• There were 15,000 emergency room admissions for equine-related head injuries in 2009.
Sturdivant went up the food chain of the Mississippi State University Extension Service without finding anyone who agreed with her or wanted to challenge tradition. She said she waited at one point more than two years for action to be taken before reaching out to MSU President Mark E. Keenum. She sent him information on head injuries from the Centers for Disease Control and Prevention, the availability of helmets to protect riders, then called him.
“The president said, ‘Of course my little child wears a helmet when he rides a bicycle,’” Sturdivant said. And that decided it.
From there, the directive rolled downhill until last month’s announcement by Jackson that the helmets would be required at any 4-H event when a rider was on a horse.
“While only 19% of all horse-related injuries are associated with the head, these injuries are the leading cause of equine-related deaths,” Jackson wrote. “Mississippi State University recognizes that any child’s death that could have been prevented through the implementation of commonsense safety precautions is one death too many.”
Extension 4-H agents are on the front lines of the hats vs. helmets debate. Although they said they work for MSU and will follow the directions given by their director, agents in Leflore and Carroll counties are hearing from parents and riders on the other side, too.
“As an Extension agent, I support the rules,” said Christina Meriweather in Leflore County. “Our No. 1 thing is kid safety.” Meriweather said she has heard from 4-Hers and parents who want the girls to “look the part” when showing their horses, by wearing cowboy hats that fit with their glittery presentation of boots, jeans with big belt buckles, and fancy western shirts.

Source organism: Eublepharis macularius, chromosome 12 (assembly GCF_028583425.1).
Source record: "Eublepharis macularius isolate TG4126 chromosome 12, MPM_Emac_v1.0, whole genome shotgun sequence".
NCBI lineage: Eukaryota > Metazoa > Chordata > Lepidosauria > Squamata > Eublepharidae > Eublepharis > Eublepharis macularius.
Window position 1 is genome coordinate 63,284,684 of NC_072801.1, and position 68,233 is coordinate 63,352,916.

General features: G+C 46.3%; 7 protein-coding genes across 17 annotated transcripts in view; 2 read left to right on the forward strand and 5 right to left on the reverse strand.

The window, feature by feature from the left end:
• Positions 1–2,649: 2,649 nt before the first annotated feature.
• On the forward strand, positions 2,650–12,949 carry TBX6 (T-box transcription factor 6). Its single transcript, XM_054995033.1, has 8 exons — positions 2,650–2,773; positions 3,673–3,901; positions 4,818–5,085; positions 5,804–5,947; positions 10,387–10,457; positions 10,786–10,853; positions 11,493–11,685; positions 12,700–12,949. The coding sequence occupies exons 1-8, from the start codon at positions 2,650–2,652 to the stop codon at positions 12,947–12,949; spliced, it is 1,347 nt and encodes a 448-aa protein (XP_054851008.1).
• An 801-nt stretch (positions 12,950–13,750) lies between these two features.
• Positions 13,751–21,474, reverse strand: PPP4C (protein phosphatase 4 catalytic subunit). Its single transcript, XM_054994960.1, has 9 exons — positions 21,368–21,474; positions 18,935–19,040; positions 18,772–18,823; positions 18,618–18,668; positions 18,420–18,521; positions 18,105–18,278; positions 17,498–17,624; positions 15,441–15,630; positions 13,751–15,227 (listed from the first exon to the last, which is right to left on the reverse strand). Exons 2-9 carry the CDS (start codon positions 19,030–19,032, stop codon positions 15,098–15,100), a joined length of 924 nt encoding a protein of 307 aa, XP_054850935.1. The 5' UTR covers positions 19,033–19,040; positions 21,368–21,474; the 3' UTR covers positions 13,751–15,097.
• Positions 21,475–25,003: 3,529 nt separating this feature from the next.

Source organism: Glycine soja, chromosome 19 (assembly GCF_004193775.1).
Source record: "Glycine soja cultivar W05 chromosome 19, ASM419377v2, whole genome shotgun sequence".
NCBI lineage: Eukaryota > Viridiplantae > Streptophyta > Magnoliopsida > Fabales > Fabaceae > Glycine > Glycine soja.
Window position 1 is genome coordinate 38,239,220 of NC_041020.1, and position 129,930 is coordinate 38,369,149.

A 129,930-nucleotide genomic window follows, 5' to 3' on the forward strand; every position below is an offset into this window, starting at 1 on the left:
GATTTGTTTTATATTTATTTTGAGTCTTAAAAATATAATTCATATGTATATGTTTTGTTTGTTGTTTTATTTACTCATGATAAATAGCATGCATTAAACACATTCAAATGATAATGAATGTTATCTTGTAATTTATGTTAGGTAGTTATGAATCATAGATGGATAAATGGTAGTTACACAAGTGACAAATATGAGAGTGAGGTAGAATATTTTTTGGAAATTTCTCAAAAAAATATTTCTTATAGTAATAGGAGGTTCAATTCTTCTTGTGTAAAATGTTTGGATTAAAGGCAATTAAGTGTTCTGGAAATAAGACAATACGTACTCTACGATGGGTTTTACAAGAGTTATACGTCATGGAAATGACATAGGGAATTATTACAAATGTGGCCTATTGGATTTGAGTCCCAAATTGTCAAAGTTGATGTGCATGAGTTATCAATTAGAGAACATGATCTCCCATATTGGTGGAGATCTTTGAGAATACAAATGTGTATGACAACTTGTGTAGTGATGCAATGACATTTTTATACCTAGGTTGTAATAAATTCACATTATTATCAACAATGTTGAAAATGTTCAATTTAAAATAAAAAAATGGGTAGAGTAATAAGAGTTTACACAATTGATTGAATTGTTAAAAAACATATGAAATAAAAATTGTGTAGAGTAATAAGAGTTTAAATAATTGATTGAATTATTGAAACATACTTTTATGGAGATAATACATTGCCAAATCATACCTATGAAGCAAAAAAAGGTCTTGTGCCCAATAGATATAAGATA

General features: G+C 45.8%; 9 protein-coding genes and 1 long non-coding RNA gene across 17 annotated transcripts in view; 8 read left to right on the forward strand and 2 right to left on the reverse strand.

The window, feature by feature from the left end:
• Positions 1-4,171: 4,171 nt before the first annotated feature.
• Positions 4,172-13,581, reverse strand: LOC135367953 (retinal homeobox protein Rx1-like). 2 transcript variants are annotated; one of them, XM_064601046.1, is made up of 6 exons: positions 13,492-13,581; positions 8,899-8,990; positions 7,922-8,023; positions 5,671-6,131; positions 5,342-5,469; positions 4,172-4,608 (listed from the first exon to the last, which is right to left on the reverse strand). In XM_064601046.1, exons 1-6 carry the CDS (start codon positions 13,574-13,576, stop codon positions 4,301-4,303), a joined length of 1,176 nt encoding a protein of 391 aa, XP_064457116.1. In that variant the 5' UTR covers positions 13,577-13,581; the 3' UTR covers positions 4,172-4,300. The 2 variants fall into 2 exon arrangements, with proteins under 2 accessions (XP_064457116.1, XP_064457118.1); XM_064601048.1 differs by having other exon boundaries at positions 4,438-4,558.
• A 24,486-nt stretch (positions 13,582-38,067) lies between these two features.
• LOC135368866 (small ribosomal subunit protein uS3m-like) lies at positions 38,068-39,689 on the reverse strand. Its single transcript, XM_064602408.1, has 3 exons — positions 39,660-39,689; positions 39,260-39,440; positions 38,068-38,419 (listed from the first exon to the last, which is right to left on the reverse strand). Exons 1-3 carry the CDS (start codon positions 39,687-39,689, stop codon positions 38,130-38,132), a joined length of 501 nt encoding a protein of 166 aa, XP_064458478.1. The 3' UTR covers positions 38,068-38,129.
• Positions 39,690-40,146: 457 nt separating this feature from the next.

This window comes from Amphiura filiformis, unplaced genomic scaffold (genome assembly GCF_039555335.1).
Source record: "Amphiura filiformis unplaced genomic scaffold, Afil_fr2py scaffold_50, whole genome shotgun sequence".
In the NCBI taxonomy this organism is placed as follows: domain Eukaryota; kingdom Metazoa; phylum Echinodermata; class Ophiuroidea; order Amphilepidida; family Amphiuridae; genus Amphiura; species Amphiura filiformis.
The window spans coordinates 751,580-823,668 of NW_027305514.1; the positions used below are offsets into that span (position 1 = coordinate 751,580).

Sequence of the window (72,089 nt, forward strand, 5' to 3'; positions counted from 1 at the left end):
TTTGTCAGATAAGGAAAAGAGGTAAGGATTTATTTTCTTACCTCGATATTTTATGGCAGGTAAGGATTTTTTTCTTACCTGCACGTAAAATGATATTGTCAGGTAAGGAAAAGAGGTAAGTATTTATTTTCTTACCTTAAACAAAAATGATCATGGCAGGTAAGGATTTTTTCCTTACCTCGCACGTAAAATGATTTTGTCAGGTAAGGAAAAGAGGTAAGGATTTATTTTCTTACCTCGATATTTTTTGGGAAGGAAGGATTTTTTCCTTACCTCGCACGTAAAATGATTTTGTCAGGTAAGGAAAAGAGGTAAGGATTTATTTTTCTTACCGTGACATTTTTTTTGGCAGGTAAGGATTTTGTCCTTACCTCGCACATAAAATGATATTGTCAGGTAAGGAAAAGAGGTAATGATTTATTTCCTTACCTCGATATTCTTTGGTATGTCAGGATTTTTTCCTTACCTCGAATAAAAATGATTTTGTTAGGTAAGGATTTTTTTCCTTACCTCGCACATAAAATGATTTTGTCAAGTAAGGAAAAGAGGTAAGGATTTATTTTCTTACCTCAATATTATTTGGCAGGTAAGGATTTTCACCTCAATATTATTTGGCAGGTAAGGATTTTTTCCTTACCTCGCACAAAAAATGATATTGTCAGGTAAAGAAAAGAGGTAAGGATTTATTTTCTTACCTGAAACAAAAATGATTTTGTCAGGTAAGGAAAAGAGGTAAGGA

Meriweather has heard from parents who point to the open shows where both adults and kids compete in events without the helmet rules. They tell her that “4-H sets its self aside.”
But Meriweather has a reply: “We’re a youth organization, not a fashion organization,” she said. With registration coming up and the district competitions on June 6 and 7, she has heard that some kids who have competed in the past won’t show up this year, and only because they want to wear their hats instead of helmets. There’s also a petition being circulated by “hat parents” who want MSU to rescind the helmet rule.
Sturdivant said her studies have taken her to one expert who has looked into each of the evolutions in other states that eventually resulted in the adoption of helmet rules for riders, and every one of them was a struggle that generated complaints and threats to take their horses and go home.
Meanwhile, to demonstrate that helmets can look great and natural, Sturdivant gathered Emilie Oakes, a 19-year-old Pillow Academy senior; Kate Harding Mattox, an 18-year-old Pillow senior, and Emilee Myers, a 13-year-old sixth-grader at North New Summit School, at Sturdivant’s barn last week for a photo shoot. The girls looked protected and not uncomfortable or out of place in their helmets.
• Contact Gavin Maliska at 581-7235 or firstname.lastname@example.org.